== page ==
Teaching Our Kids The Importance Of A Lifelong Marriage
Recently my 80-year-old grandparents celebrated their 60th wedding anniversary. Their children, grandchildren, great grandchildren, friends, and loved ones celebrated with a reception in their honor. In the days leading up to the occasion, I tried to explain to my daughters, ages 8 and 5, what a monumental occasion this was.
“Isn’t it amazing?” I said. “Nana and Papa have been married 60 years! They have kept their wedding vows for a very long time!”
I knew the concept of “wedding vows” was fresh on their minds because just a few days prior, the subject had come up. They noticed that so-and-so’s mom was dating so-and-so’s dad and asked if they had been divorced. I took the opportunity to discuss the vows we make when we marry and what God intends for marriage.
Unfortunately, we can’t hide our children from divorce because it is so prevalent in our society. But I think it’s important we make it clear that it is not God’s original plan. God intends marriage to be a life-long union between a man and woman, (Gen. 2:24, Mal. 2:16). But much of what our children see in the media, our communities, (even our churches!) teaches them marriage is disposable. Even if you are a divorced mom, you can discuss with your children what mistakes were made and what God would have desired for your marriage. If we as moms don’t teach them God’s design, who will?
During the days, weeks and years of raising our kids, we have to look for opportunities to remind them of God’s design. We can read scripture together (especially the account of Adam and Eve). If we’re married, we can celebrate our own anniversaries with exuberance and be careful to talk about our marriage in a positive light. We can help them dream about their own life-long union someday. And we can point out the negative consequences we see in the world when people don’t follow God’s plan and the positive ones when they do.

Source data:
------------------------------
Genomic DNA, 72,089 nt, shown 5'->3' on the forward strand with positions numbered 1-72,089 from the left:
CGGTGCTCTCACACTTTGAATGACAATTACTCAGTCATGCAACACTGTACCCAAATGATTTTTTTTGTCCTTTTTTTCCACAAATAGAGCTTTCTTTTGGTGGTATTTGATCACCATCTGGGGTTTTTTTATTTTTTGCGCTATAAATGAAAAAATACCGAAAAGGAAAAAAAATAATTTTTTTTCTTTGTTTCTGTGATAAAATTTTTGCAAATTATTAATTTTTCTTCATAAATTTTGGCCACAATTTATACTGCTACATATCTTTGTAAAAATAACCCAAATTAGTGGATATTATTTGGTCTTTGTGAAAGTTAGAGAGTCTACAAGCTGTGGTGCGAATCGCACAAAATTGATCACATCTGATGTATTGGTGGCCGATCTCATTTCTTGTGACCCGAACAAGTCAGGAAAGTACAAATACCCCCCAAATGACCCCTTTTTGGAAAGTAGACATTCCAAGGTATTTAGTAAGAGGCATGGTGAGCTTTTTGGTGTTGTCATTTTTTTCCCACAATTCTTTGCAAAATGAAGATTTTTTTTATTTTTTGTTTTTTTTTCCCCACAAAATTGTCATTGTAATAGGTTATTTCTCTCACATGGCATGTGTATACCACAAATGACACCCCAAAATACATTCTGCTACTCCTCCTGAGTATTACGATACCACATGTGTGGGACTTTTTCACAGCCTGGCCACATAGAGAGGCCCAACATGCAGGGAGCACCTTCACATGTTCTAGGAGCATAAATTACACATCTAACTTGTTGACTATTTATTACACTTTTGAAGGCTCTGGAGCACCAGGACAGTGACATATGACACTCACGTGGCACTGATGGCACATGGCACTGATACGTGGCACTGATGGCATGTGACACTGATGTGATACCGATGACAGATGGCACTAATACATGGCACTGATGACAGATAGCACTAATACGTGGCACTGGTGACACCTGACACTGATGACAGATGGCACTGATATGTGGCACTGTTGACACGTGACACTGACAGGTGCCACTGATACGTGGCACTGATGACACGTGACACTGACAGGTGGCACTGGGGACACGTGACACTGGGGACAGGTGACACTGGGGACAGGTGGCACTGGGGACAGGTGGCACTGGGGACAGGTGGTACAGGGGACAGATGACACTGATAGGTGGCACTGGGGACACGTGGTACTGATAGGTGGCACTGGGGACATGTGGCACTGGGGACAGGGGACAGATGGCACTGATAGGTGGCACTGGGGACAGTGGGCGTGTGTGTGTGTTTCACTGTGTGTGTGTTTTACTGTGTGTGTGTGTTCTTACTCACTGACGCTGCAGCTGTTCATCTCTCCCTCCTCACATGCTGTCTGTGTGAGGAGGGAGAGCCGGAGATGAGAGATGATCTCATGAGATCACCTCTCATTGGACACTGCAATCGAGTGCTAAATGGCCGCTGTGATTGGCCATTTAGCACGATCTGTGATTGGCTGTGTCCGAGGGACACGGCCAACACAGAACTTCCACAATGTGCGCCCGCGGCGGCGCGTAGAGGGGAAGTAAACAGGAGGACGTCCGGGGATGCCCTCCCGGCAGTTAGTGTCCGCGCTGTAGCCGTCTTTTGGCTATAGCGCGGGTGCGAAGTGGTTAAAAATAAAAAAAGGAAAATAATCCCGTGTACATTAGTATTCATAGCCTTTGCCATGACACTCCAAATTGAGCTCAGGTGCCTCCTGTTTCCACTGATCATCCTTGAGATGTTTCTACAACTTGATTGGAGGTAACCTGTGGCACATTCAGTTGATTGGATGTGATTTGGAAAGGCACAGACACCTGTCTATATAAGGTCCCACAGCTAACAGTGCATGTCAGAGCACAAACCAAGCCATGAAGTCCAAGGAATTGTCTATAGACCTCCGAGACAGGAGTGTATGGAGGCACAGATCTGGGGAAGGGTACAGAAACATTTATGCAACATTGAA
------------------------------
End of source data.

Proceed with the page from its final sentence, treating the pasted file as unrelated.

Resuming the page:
Throughout scripture, it is clear that God values commitment, endurance, and perseverance through trials. Looking around at the 100 plus people at my grandparents’ anniversary celebration, the benefits of their choice to stay married through the ups and downs were evident. Present they had six children and their spouses, 17 grandchildren and their spouses, and thirty-something great grandchildren. Not to mention all the members there of the church they pastored for 50 years. Every person in the room had benefitted from my grandparents’ strong example of diligence and commitment.
While my kids may have just thought they were at the event to eat cake and play with cousins, I believe the importance of marriage was being again imprinted on their hearts. I hope and pray the memory of their white-haired great-grandparents sitting side by side and hand-in-hand in their tie and white dress stays with them as an example to work toward all the days of their lives.